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EPSON Stylus Photo R800 printer

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Day 1.

photo-i's first ever review featured the Epson Stylus Photo 2100/2200, now 18 months down the line I am pleased to bring you the first review of the eagerly awaited R800 printer. The Epson Stylus Photo R800 is an A4 printer using UltraChrome pigment inks. The print head delivers ink 1.5 picolitres droplets, an outstanding achievement. Epson has also improved the Gamut of the UltraChrome inks by adding Red and Blue, during the course of this review I will compare results from the R800 to those obtained with the 2100. From my first impressions this printer looks like it is going to set new standards for photo printing, lets see if the R800 lives up to expectations.

For those of you that are new to the photo-i site. All the tests are carried out in real time and I check the forum every 30 minutes (whilst I am working on the review). If there is anything you want me to check out, then use the forum and post your questions.

What will be in the box?

1. Epson Stylus Photo R800
2. Power cable
3. Eight inks Cyan, Magenta, Yellow, Red, Blue. Matte Black, Photo Black and Gloss Optimizer
4. CD/DVD printing tray
5. Roll paper holders
6. 210mm Cardboard tube (for roll paper media)

Please note that the printer I am using for this review is not an off the shelf production model, the printer is a pre- production unit. The quick start guide, installation disks, sample paper pack or final packaging were not supplied.

The printer weighs in at a hefty 8.0kg (17.6lb) without inks.

The dimensions are more modest:

Width - 495mm (19.5 inches) - printing mode 495mm (19.5 inches)
Depth - 305mm (12.0 inches) - printing mode 644mm (25.6 inches)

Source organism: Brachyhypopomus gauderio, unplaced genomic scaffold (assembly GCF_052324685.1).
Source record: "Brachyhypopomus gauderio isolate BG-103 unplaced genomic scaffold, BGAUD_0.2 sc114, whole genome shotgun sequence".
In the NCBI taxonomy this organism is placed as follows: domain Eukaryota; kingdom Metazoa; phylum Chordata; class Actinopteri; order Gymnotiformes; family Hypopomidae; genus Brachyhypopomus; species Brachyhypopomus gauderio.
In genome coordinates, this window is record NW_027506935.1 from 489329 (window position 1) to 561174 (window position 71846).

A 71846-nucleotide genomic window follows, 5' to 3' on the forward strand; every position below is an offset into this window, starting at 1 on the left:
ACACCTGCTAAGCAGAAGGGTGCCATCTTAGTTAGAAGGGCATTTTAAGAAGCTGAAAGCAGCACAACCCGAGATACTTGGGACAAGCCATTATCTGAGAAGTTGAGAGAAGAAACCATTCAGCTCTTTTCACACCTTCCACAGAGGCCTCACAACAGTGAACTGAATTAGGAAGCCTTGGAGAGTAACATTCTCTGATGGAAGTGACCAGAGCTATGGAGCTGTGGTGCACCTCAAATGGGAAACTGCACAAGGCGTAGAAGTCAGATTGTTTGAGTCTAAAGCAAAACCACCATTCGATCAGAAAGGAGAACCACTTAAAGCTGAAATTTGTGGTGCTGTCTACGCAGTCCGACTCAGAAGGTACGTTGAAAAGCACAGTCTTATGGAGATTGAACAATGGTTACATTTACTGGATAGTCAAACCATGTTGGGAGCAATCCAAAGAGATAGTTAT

Height - 193mm (7.6 inches) - printing mode 322mm (12.7 inches)

The R800 is well constructed with meticulous attention to detail throughout.


Before installing the drivers the inks must be installed. Plug the mains cable into the printer and press the power on button. The printer whirrs for about 20 seconds and then the print head moves into position ready for the inks to be fitted. The cover on the print head is made from heavy duty plastic and has a very positive lock.

Power up to fit ink cartridges

The Print head moves into position
Shake the ink cartridges
Follow the colour code for correct ink order, but watch out for the Photo & Matte Blacks

Fitting the inks is a straightforward task. As with the 2100 inks, each cartridge has to be shaken four or five times before fitting (32 to 40 shakes - great practice for learning the maraca). Make sure the Photo and Matte blacks are in the correct slots. Interestingly, the ink cartridges are almost identical in size to the 2100 UltraChrome inks, although the fittings are not the same. This would lead me to believe the same quantity of ink is in the A4 cartridge as in the 2100/2200 (A3), I will try to confirm the quantity of ink in each.

The full compliment of eight inks
2100 (left) and R800 (right) cartridges

Once the inks have been fitted, close the print head cover and press the flashing red ink button. The printer performs a ink charging routine with all sorts of mechanical noises and whirrs, this lasts for about two minutes. The noise is not excessive, unless you are doing this at The ink cartridges are partially used during the initial printer charging, as a consequence you are not going to get as many prints from the first set of inks as you are from subsequent inks. This will make it difficult for me to give you an accurate account of ink consumption. I will keep a tally of the amount of prints I can produce with the first set.

Yes, the cartridges have the IC chip. This ensures your printer head stays in top condition


October 28, 2006

© Vincent Oliver 2008
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